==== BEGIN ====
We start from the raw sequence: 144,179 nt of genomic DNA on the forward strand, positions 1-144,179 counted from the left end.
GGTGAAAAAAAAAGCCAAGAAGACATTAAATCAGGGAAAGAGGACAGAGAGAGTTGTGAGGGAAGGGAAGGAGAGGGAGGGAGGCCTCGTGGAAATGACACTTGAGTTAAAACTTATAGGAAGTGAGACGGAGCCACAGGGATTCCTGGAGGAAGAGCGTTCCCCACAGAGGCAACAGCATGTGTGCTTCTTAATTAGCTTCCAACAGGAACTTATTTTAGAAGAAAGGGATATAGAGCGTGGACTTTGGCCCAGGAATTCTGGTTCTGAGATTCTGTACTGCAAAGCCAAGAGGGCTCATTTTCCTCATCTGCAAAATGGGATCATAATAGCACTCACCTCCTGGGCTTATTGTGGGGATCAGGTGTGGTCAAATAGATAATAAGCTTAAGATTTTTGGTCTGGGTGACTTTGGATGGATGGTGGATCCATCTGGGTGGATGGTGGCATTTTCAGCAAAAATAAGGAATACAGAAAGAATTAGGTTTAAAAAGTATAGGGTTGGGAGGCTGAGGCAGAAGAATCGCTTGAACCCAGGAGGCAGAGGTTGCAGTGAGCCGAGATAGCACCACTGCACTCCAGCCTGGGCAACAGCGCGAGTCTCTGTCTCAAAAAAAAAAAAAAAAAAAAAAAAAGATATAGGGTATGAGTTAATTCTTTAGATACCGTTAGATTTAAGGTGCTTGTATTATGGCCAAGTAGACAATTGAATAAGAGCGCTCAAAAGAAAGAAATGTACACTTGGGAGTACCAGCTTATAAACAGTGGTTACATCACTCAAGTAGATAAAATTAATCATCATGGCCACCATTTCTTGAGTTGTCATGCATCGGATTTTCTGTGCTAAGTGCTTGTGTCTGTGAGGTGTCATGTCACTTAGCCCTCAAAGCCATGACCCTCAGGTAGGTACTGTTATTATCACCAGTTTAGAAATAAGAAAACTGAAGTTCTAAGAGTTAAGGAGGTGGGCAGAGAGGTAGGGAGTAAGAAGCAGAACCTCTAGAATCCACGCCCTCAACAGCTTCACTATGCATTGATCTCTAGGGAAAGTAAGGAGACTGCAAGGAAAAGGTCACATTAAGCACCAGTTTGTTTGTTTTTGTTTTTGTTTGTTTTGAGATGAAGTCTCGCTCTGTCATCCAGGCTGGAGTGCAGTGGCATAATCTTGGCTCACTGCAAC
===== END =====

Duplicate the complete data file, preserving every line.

We start from the raw sequence: 144,179 nt of genomic DNA on the forward strand, positions 1-144,179 counted from the left end.
GGTGAAAAAAAAAGCCAAGAAGACATTAAATCAGGGAAAGAGGACAGAGAGAGTTGTGAGGGAAGGGAAGGAGAGGGAGGGAGGCCTCGTGGAAATGACACTTGAGTTAAAACTTATAGGAAGTGAGACGGAGCCACAGGGATTCCTGGAGGAAGAGCGTTCCCCACAGAGGCAACAGCATGTGTGCTTCTTAATTAGCTTCCAACAGGAACTTATTTTAGAAGAAAGGGATATAGAGCGTGGACTTTGGCCCAGGAATTCTGGTTCTGAGATTCTGTACTGCAAAGCCAAGAGGGCTCATTTTCCTCATCTGCAAAATGGGATCATAATAGCACTCACCTCCTGGGCTTATTGTGGGGATCAGGTGTGGTCAAATAGATAATAAGCTTAAGATTTTTGGTCTGGGTGACTTTGGATGGATGGTGGATCCATCTGGGTGGATGGTGGCATTTTCAGCAAAAATAAGGAATACAGAAAGAATTAGGTTTAAAAAGTATAGGGTTGGGAGGCTGAGGCAGAAGAATCGCTTGAACCCAGGAGGCAGAGGTTGCAGTGAGCCGAGATAGCACCACTGCACTCCAGCCTGGGCAACAGCGCGAGTCTCTGTCTCAAAAAAAAAAAAAAAAAAAAAAAAAGATATAGGGTATGAGTTAATTCTTTAGATACCGTTAGATTTAAGGTGCTTGTATTATGGCCAAGTAGACAATTGAATAAGAGCGCTCAAAAGAAAGAAATGTACACTTGGGAGTACCAGCTTATAAACAGTGGTTACATCACTCAAGTAGATAAAATTAATCATCATGGCCACCATTTCTTGAGTTGTCATGCATCGGATTTTCTGTGCTAAGTGCTTGTGTCTGTGAGGTGTCATGTCACTTAGCCCTCAAAGCCATGACCCTCAGGTAGGTACTGTTATTATCACCAGTTTAGAAATAAGAAAACTGAAGTTCTAAGAGTTAAGGAGGTGGGCAGAGAGGTAGGGAGTAAGAAGCAGAACCTCTAGAATCCACGCCCTCAACAGCTTCACTATGCATTGATCTCTAGGGAAAGTAAGGAGACTGCAAGGAAAAGGTCACATTAAGCACCAGTTTGTTTGTTTTTGTTTTTGTTTGTTTTGAGATGAAGTCTCGCTCTGTCATCCAGGCTGGAGTGCAGTGGCATAATCTTGGCTCACTGCAAC